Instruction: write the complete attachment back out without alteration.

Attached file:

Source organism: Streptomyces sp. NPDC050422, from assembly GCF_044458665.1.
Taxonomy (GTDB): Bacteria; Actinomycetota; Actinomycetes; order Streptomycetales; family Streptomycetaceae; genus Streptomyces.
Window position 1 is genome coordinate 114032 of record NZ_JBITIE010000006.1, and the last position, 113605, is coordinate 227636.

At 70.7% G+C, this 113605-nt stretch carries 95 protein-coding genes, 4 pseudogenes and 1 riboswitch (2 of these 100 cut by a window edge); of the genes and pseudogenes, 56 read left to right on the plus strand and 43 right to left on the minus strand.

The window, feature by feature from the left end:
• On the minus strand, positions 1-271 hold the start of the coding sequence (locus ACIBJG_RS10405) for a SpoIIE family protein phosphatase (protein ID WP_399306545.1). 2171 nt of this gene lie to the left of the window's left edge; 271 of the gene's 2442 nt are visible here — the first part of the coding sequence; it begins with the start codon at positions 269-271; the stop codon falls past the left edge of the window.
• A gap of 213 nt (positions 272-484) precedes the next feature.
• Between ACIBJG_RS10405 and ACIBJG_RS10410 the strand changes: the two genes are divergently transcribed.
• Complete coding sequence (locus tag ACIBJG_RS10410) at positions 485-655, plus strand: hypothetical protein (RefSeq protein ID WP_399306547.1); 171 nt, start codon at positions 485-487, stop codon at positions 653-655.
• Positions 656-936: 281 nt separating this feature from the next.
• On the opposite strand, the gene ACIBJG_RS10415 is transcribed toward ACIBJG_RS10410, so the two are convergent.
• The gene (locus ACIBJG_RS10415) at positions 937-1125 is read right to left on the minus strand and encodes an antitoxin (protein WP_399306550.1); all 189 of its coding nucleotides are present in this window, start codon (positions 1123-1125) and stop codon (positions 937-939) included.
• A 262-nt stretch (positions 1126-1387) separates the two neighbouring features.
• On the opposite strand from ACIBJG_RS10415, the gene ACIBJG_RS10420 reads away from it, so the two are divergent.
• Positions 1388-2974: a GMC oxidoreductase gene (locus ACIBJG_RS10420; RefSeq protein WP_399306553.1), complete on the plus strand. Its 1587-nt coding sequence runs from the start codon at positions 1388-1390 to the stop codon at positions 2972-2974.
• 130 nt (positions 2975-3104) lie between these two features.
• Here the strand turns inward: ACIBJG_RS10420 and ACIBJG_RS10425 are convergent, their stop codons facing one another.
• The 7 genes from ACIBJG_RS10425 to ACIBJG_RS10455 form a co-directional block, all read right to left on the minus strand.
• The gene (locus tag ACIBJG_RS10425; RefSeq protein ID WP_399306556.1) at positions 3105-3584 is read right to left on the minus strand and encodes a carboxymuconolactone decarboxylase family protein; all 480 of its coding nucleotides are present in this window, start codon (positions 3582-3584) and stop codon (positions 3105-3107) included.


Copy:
Source organism: Streptomyces sp. NPDC050422, from assembly GCF_044458665.1.
Taxonomy (GTDB): Bacteria; Actinomycetota; Actinomycetes; order Streptomycetales; family Streptomycetaceae; genus Streptomyces.
Window position 1 is genome coordinate 114032 of record NZ_JBITIE010000006.1, and the last position, 113605, is coordinate 227636.

At 70.7% G+C, this 113605-nt stretch carries 95 protein-coding genes, 4 pseudogenes and 1 riboswitch (2 of these 100 cut by a window edge); of the genes and pseudogenes, 56 read left to right on the plus strand and 43 right to left on the minus strand.

The window, feature by feature from the left end:
• On the minus strand, positions 1-271 hold the start of the coding sequence (locus ACIBJG_RS10405) for a SpoIIE family protein phosphatase (protein ID WP_399306545.1). 2171 nt of this gene lie to the left of the window's left edge; 271 of the gene's 2442 nt are visible here — the first part of the coding sequence; it begins with the start codon at positions 269-271; the stop codon falls past the left edge of the window.
• A gap of 213 nt (positions 272-484) precedes the next feature.
• Between ACIBJG_RS10405 and ACIBJG_RS10410 the strand changes: the two genes are divergently transcribed.
• Complete coding sequence (locus tag ACIBJG_RS10410) at positions 485-655, plus strand: hypothetical protein (RefSeq protein ID WP_399306547.1); 171 nt, start codon at positions 485-487, stop codon at positions 653-655.
• Positions 656-936: 281 nt separating this feature from the next.
• On the opposite strand, the gene ACIBJG_RS10415 is transcribed toward ACIBJG_RS10410, so the two are convergent.
• The gene (locus ACIBJG_RS10415) at positions 937-1125 is read right to left on the minus strand and encodes an antitoxin (protein WP_399306550.1); all 189 of its coding nucleotides are present in this window, start codon (positions 1123-1125) and stop codon (positions 937-939) included.
• A 262-nt stretch (positions 1126-1387) separates the two neighbouring features.
• On the opposite strand from ACIBJG_RS10415, the gene ACIBJG_RS10420 reads away from it, so the two are divergent.
• Positions 1388-2974: a GMC oxidoreductase gene (locus ACIBJG_RS10420; RefSeq protein WP_399306553.1), complete on the plus strand. Its 1587-nt coding sequence runs from the start codon at positions 1388-1390 to the stop codon at positions 2972-2974.
• 130 nt (positions 2975-3104) lie between these two features.
• Here the strand turns inward: ACIBJG_RS10420 and ACIBJG_RS10425 are convergent, their stop codons facing one another.
• The 7 genes from ACIBJG_RS10425 to ACIBJG_RS10455 form a co-directional block, all read right to left on the minus strand.
• The gene (locus tag ACIBJG_RS10425; RefSeq protein ID WP_399306556.1) at positions 3105-3584 is read right to left on the minus strand and encodes a carboxymuconolactone decarboxylase family protein; all 480 of its coding nucleotides are present in this window, start codon (positions 3582-3584) and stop codon (positions 3105-3107) included.